Welcome to the 26th edition of the Carnival of Evolution!
To begin, consider the adaptive rhymes of evolution from the Digital Cuttlefish.
There was a LOT of evolutionary blogging this month, so let's just jump right in to the rest, shall we?
Let's start with animals (This is the Thoughtful Animal blog, after all.)
Zen Faulkes at Neurodojo starts us out with a sweet tale of a lizard in a life-boat. He asks, "How old would you expect the Bermuda skink lineage to be? 'Well, the island's only two million years old, so it's got to be younger than that.' " The answer may surprise you. And, continuing with the reptile theme, Zen also discusses snake eyes and the differences between circular and vertical pupils. A third post from Neurodojo explores the differences in lip size among Midas cichlids in Nicaragua.
You may have heard that a zedonk was born in Georgia last week - a hybrid zebra and donkey. But what do you get, DeLene Beeland asks, when you cross a coyote with a wolf? Coywolves, obviously.
Over at Why Evolution is True, learn about the relationship between modern baleen whales and their toothed ancestors. Jerry Coyne calls baleen whales a "lovely transitional form."
At Deep Sea News, Dr. M ponders, "Straight men let's face it. We will do anything if we think females will find it attractive. No matter how ludicrous, expensive, or time-consuming it may be, we will do it. The rise of mullets and Camaros in the 80's can be blamed on women. So is true in nature." And, apparently, female Mexican mollies prefer their boy fishes with 70s-style mustaches.
Continuing with female sexual preferences, Kevin Zelnio claims that female urochordates have few, if any inhibitions. "Yep, that's right. They get it on with any male gamete that passes their way. They just don't give a [rhymes with duck]. Boom chaka-laka-boom. These loose lizzies are all about increasing genetic diversity if you know what I mean."
Anteaters and their prey, ants and termites, are in an evolutionary arms race of sorts. What defenses have ants and termites evolved to effectively deal with predation from anteaters? And how do anteaters decide which species of ants and termites to prey upon? Find out, right here at The Thoughtful Animal.
Any regular reader of this blog knows that I think that cats are evil. Even still, I found this post from the Fins to Feet blog fascinating: Evolution of the Cat Family.
Oystercatching is serious business, according to Greg Laden. If a baby oystercatcher messes up, even once, it could spell disaster. So how do baby oystercatchers learn the proper method of oystercatching? This, says Greg, is an example of "one of those really cool and useful 'evolution stories' [getting] verified and illuminated by actual research." Oystercatchers are an example of evolution NOT solving a complex behavioral problem by pre-programming neural circuits at a fine level of detail.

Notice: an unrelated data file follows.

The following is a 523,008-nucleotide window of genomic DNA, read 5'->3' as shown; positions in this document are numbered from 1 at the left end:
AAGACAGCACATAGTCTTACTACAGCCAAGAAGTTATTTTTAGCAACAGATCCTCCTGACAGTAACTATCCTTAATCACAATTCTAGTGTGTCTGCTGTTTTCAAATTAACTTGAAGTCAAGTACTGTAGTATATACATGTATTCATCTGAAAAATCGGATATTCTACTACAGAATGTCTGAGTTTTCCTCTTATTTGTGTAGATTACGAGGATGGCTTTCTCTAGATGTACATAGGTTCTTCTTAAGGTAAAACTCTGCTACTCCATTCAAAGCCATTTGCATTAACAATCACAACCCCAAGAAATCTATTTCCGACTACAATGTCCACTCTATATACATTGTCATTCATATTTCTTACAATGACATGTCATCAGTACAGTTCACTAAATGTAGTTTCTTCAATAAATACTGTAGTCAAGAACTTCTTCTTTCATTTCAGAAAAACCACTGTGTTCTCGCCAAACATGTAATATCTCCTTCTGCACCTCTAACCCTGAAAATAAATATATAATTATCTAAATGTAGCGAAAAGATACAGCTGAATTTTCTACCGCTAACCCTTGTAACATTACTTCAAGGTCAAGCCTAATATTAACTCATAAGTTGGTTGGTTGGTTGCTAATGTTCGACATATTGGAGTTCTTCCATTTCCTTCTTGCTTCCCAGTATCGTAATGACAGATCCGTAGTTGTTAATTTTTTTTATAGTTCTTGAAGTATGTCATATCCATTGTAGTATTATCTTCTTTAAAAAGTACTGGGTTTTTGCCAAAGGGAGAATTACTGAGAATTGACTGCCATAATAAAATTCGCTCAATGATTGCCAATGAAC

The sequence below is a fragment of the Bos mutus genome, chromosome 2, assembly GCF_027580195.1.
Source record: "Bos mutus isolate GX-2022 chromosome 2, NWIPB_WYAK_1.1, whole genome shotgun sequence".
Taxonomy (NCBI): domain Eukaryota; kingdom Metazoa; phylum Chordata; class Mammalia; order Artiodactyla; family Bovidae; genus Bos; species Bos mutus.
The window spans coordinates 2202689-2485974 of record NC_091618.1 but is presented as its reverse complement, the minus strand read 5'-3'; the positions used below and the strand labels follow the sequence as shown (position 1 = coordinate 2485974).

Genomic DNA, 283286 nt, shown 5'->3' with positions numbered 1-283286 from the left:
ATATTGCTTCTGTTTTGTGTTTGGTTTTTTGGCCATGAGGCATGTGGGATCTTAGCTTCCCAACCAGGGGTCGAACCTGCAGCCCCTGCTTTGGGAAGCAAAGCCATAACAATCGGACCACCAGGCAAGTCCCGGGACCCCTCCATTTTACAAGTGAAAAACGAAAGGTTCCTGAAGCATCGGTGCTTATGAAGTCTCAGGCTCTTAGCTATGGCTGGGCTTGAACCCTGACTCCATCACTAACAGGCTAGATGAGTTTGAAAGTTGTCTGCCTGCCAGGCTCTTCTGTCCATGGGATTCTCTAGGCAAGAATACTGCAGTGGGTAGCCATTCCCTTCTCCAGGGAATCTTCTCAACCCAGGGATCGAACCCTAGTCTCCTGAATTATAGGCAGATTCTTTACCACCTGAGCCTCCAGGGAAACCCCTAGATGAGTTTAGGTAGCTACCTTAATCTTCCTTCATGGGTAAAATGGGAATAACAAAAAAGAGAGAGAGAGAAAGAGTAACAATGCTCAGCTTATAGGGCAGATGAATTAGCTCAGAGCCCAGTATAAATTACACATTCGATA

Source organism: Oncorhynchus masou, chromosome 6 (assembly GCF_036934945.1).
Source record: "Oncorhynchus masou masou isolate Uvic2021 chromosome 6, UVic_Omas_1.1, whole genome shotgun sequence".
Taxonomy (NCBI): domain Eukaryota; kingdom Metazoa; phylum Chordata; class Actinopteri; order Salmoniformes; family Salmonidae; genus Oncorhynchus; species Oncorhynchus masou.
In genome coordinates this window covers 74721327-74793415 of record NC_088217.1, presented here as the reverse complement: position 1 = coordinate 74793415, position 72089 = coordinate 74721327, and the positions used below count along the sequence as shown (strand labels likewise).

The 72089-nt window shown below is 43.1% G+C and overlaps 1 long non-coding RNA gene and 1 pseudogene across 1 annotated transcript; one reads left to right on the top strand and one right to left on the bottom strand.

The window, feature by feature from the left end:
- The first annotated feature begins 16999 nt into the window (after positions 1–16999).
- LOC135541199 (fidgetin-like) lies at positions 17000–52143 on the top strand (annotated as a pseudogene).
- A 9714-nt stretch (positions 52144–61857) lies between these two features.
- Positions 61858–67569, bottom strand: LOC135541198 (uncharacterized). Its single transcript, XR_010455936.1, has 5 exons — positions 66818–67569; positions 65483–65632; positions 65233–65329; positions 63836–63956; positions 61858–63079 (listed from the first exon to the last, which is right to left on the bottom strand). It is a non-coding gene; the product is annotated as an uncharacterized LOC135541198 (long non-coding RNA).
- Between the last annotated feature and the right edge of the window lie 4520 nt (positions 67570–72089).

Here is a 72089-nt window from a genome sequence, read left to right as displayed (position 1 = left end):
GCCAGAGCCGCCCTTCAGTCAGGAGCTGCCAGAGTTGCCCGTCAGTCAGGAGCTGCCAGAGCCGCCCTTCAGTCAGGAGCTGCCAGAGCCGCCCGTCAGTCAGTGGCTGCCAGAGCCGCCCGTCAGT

"Yuccas and yucca moths have one of the most peculiar pollination relationships known to science," according to Jeremy Yoder of Denim and Tweed. So what happened before there were yucca moths?
Why does skin color vary among human populations? Might it have something to do with variation in ultraviolet radiation or visible light? Jerry Coyne discusses the possibility at Why Evolution is True.
Plants evolve, too
Luigi of the Agricultural Biodiversity Weblog discusses the evolution of the cassava plant, and R. Ford Denison of "This Week in Evolution" discusses a case of "reverse evolution," crops that transitioned into weeds. Particularly interested was that "many cases involved reversal of evolutionary changes that had occurred during domestication."
Brain and Behavior
Is there a relationship between race, biology and athletic ability? Andrew Bernardin of 360 Degree Skeptic says, "Well, yes and no."
Could optimism have served some sort of adaptive function? What about pessimism? Warren Davies discusses the evolution of both.
Eric Michael Johnson brought his Primate Diaries in Exile Tour to David Dobbs's Neuron Culture, where he examined a recent study of play behavior in gorillas. And while we're on the topic of primates, I should mention a four-part series on the human primate at Scientific American by the one and only Frans de Waal.
Education and Outreach
Thinking of trying for a tenure-track job in ecology or evolutionary biology? Bj